While our ultimate goal is to tightly integrate our CMS, the Django publishing framework and our DOR into the editorial process, our immediate requirement is to publish a pilot catalogue online using an existing manuscript. Our ultimate workflow calls for a marked-up manuscript that would sit in a layer of our DOR, having drawn core information from our CMS, as input for our catalogue delivery tool. We intend to build support for the authoring process that would result in a marked-up manuscript at a later stage, but for our current purposes we shipped our manuscript to an XML mark-up service with a schema that we can ingest into our Django application. The ingestion process reads in the content, understands where images are based on the mark-up and creates the delivery publication.

Figure 1 conceptually summarizes the digital object repository stack. Services ingest relevant data from our varied sources such as the CMS or DAM to construct packages of objects; for example, metadata from images in our digital asset management system could combine with artist data from our CMS to form a package of data listing works by an artist. Internal APIs house the business logic of how these packages can be put together (for example, a set of artist packages are combined to describe the set of images and artists represented in an exhibition), and then public service interfaces allow applications access to that data wrapped in the appropriate format such as HTML or XML. Our Django framework sits across these layers.

Details are in the caption following the image

Conceptual digital object repository stack

Looking Ahead

Our ultimate goal is to ensure that we are creating a sustainable, reproducible mechanism as opposed to one-off publications for our catalogues and that this mechanism can sit alongside numerous other mechanisms for authoring and publishing content. To achieve this goal we need to be creating all our content, including scholarly prose, as data in an homogenous system rather than as piecemeal endeavors and discrete documents. However, we acknowledge that this time is one of transition and are cognizant of the needs of our curators and editors, who are most familiar with a word processing environment. While our initial pilot uses a document format as its input, the process is reproducible in that any required change to the content happens first within the document. The revised document is then re-ingested into the repository and application, a process which takes about 30 minutes. As we continue supporting documents as inputs to our process we will have the additional overhead of a document management task.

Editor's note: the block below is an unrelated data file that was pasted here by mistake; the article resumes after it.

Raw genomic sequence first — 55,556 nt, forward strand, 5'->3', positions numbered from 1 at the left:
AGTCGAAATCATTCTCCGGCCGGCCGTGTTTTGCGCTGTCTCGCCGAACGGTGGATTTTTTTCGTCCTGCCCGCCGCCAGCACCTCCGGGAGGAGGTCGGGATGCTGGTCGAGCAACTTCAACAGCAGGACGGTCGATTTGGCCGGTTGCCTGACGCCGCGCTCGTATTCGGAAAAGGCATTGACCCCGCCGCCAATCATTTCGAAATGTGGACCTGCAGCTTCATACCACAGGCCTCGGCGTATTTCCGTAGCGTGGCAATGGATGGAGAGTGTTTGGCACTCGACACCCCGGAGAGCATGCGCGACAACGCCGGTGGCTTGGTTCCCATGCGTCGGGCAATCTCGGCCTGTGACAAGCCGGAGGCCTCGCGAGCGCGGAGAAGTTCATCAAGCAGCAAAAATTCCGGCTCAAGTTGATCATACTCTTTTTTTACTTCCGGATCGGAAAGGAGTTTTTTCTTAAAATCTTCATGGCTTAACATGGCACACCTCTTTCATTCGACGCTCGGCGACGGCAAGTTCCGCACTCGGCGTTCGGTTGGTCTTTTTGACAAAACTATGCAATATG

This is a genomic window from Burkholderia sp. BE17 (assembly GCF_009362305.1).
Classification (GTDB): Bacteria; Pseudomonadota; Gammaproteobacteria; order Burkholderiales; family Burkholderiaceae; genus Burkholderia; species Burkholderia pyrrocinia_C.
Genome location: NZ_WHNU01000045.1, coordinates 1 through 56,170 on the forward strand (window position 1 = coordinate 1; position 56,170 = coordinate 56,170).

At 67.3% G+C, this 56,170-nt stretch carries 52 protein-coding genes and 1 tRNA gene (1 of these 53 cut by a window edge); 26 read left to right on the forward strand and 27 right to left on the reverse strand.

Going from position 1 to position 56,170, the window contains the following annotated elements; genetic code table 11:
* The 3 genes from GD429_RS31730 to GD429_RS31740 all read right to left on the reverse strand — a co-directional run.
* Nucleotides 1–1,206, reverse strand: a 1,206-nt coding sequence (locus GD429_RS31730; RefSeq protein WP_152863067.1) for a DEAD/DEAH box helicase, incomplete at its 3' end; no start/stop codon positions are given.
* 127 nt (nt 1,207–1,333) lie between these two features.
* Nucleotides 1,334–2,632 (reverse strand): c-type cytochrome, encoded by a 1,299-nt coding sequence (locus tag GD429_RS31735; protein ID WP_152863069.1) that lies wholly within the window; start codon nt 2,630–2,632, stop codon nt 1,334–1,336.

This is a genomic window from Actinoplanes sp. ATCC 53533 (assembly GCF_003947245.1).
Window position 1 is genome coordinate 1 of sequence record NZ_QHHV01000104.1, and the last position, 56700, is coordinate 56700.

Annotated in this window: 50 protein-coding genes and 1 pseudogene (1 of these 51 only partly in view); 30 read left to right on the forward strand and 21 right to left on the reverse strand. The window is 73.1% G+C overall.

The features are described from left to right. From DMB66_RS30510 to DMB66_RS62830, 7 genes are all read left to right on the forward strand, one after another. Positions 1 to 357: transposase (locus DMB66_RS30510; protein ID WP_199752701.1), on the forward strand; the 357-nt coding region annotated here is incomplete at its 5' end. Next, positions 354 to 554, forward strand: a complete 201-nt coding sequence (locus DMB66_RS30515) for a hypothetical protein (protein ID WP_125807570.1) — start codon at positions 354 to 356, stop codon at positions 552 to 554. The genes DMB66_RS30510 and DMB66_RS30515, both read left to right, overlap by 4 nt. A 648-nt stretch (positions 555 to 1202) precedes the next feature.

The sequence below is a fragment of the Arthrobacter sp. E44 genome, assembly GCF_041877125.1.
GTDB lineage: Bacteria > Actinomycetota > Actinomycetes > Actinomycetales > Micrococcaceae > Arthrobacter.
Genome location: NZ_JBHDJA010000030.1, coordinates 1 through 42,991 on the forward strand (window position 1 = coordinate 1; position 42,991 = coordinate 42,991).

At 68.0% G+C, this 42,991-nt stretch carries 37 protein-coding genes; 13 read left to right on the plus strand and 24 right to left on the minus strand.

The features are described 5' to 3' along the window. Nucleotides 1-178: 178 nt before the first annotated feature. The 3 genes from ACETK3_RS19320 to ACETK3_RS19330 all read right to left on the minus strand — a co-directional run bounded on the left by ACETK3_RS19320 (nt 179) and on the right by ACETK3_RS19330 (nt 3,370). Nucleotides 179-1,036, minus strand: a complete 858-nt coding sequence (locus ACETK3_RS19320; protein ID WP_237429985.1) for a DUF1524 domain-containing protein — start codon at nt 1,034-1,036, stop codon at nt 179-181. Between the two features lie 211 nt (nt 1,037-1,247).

Over time, we will look to create a much more seamless environment and process to produce and update our catalogues. Any such transition into a fully data-driven environment will also need to implement an editorial review and signoff workflow to mirror the current processes we have for our print catalogues. We will also improve the functions that we intend to provide within the delivered catalogue itself for scholars in pursuit of their scholarly research activities. This task requires that our technology staff create elegant support tools and that our curators become more familiar and comfortable using applications to generate their research and write their content.


This paper reviews the Getty's attempt to answer the fundamental question: What is an online scholarly catalogue? We attempted to answer the question at the start of the OSCI initiative, but the only way we can really answer it is through an iterative and experimental process, informed in many ways by this quote from the Future of the Book blog: “A book is no longer a physical object; it is not what it is, but how it works … it is a way of communicating.” [4]

As we make this transition, conversations that traditionally happened within the confines of a publications department are now happening across the entire institution and forcing a dialogue among groups that have never had to interact before. It is clear that our challenge is less about making the transition from analog to digital and more about the transition of a product to a service.